New "vitrification" technique allows women to freeze their eggs for future use

A report published by the Practice Committee of the American Society for Reproductive Medicine (ASRM) has declared that the experimental phase of a human egg freezing technique is now over and that the procedure can now enter into standard clinical practice. This new phase likely means that universal donar egg banking is right around the corner.

The freezing technique, which is called vitrification, is the process of preserving eggs (or any cells for that matter) by applying high concentrations of cryoprotectant followed by ulta-rapid cooling to solidify cells into a glass-like substance. And because ice doesn't form on the cell, its integrity is preserved. The procedure is also being used to freeze embryos, ovarian tissue — and even human bodies (a la cryonics).

New "vitrification" technique allows women to freeze their eggs for future use

But back in 2008, when the vitrification technique was relatively new, the ASRM had put out a preliminary report warning of potential risks. But now, after analyzing over 1,000 papers on the subject, the Committee found the proof they were looking for, declaring that the studies had, "demonstrate[d] acceptable success rates in young highly selected populations."

Now that said, the report made it clear that women who have stored their eggs, or what are more technically called oocytes, should probably get to a pregnancy sooner rather than later. According to the report, "success rates with oocyte cryopreservation via either slow-freeze or vitrification appear to decline with maternal age consistent with the clinical experience with fresh oocytes." Some researchers noticed that pregnancies and delivery rates started to decline after the age of 34.

The report also noted that there isn't enough data yet to know how long eggs can be cryopreserved — but that said, clinicians haven't noticed any problems with oocytes stored for as long as 48 months.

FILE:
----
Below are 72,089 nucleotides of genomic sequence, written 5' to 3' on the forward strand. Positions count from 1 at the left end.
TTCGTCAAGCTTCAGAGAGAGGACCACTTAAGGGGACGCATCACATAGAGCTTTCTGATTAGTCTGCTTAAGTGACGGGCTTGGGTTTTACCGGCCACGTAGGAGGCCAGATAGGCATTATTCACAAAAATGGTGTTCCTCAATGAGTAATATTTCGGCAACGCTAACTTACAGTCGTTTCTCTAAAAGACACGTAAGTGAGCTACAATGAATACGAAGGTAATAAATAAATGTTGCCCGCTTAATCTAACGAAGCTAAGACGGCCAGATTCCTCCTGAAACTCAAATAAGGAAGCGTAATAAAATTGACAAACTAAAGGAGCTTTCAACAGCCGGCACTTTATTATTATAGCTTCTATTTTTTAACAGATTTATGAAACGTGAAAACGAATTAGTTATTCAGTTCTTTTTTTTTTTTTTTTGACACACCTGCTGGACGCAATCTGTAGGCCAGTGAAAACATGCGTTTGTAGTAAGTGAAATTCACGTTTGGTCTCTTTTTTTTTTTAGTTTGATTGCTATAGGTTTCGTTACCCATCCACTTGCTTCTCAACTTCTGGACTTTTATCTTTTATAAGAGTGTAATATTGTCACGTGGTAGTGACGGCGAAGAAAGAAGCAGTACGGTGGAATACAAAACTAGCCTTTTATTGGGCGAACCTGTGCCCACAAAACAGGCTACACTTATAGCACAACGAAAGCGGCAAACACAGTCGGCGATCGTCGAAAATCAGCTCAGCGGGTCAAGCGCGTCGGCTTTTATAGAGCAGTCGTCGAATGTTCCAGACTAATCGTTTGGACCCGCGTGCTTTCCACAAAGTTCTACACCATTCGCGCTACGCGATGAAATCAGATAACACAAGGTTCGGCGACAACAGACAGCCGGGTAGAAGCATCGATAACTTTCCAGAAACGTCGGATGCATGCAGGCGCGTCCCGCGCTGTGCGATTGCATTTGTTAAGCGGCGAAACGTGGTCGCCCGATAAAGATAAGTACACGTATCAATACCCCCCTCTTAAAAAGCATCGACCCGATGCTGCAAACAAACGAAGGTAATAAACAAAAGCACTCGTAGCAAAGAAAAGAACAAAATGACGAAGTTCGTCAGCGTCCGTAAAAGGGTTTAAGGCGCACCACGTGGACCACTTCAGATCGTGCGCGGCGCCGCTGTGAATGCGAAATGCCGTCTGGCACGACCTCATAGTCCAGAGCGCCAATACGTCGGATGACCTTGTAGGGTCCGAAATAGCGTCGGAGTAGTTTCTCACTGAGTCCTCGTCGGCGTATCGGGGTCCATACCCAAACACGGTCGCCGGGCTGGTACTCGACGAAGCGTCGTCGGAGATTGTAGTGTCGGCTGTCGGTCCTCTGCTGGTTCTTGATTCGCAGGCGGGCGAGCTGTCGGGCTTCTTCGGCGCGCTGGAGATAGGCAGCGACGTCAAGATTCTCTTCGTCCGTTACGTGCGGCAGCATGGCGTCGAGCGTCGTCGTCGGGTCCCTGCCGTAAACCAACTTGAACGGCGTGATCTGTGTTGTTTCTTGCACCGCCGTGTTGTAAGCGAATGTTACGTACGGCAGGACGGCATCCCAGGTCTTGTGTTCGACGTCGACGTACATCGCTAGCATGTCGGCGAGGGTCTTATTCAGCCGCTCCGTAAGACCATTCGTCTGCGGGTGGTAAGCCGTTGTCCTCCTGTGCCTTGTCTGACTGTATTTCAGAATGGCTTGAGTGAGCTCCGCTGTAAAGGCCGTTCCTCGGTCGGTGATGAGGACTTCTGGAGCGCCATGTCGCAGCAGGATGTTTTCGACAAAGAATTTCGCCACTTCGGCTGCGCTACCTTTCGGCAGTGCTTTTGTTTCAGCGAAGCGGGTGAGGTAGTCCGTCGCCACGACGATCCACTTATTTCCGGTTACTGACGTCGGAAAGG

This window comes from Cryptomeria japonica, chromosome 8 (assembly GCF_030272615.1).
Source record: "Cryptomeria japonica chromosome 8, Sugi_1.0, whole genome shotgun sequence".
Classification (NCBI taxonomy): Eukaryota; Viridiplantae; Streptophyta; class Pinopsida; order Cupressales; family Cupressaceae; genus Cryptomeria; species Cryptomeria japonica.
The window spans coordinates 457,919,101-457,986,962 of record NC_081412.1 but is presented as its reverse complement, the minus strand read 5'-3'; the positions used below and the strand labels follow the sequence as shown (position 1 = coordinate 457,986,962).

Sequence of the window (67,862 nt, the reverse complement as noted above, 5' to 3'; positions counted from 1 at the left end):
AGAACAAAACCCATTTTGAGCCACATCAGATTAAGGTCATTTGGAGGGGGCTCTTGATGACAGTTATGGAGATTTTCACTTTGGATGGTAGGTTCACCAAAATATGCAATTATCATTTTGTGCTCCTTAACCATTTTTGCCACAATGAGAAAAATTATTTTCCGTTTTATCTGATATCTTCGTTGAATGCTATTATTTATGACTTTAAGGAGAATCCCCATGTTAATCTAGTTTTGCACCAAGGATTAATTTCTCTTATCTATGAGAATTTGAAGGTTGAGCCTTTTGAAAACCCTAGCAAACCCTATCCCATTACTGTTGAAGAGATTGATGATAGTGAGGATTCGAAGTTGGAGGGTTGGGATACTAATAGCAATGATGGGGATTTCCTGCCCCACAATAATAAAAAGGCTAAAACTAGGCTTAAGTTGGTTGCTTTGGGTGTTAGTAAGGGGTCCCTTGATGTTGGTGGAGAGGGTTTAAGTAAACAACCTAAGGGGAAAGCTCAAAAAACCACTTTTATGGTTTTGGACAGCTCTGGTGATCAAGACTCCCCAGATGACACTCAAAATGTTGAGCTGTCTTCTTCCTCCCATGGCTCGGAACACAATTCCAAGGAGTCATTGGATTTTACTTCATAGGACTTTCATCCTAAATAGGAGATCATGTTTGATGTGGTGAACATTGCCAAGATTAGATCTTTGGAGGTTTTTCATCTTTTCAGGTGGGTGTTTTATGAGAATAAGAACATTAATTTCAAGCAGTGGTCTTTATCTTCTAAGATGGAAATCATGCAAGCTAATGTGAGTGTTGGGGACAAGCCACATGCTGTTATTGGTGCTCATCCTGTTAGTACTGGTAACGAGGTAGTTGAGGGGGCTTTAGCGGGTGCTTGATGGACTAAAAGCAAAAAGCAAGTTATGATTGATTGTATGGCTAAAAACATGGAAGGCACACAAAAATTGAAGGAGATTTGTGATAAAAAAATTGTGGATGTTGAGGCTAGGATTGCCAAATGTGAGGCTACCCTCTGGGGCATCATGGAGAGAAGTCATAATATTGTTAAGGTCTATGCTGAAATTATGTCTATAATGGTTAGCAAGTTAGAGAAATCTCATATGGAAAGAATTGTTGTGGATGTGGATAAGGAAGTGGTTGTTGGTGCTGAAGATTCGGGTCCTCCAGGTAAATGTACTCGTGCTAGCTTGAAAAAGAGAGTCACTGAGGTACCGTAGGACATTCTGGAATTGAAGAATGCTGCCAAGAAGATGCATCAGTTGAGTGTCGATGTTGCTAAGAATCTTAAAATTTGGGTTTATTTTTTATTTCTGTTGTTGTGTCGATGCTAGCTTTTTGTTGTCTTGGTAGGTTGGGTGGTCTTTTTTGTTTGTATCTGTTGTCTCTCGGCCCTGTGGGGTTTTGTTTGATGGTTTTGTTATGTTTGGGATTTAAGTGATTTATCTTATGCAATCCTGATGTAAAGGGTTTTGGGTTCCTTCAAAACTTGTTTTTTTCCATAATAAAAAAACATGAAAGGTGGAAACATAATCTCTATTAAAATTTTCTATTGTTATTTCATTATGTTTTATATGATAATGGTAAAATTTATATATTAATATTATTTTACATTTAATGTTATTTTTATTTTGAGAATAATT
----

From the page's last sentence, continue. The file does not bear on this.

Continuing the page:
Moreover, the studies also showed that implantation and pregnancy rates may be lower when frozen oocytes are used when compared to fresh, previously unfrozen eggs. That said, the rate was not significant enough to cause any concern.

As for the practice itself, preserving eggs offers women a number of advantages. For special, doctor-prescribed cases, eggs can now be stored until such time as a woman has found the right male donor. It will also allow women to time their pregnancies. And given the prospect of lost fertility on account of chemotherapy (or other gonadotoxic therapies), women can now store their eggs for future use — potentially for eventual fertilization and implantation in a surrogate mother.

Now all this said, the report did not go so far as to endorse the practice for elective use. Because it's still early days, women can only have their eggs frozen on recommendation from their physicians. But looking ahead, and assuming more widespread clinic-specific data on the safety and efficacy of oocyte cryopreservation, it's expected that universal donor egg banking will someday become available (what the authors call Level B).

You can read the entire report here.

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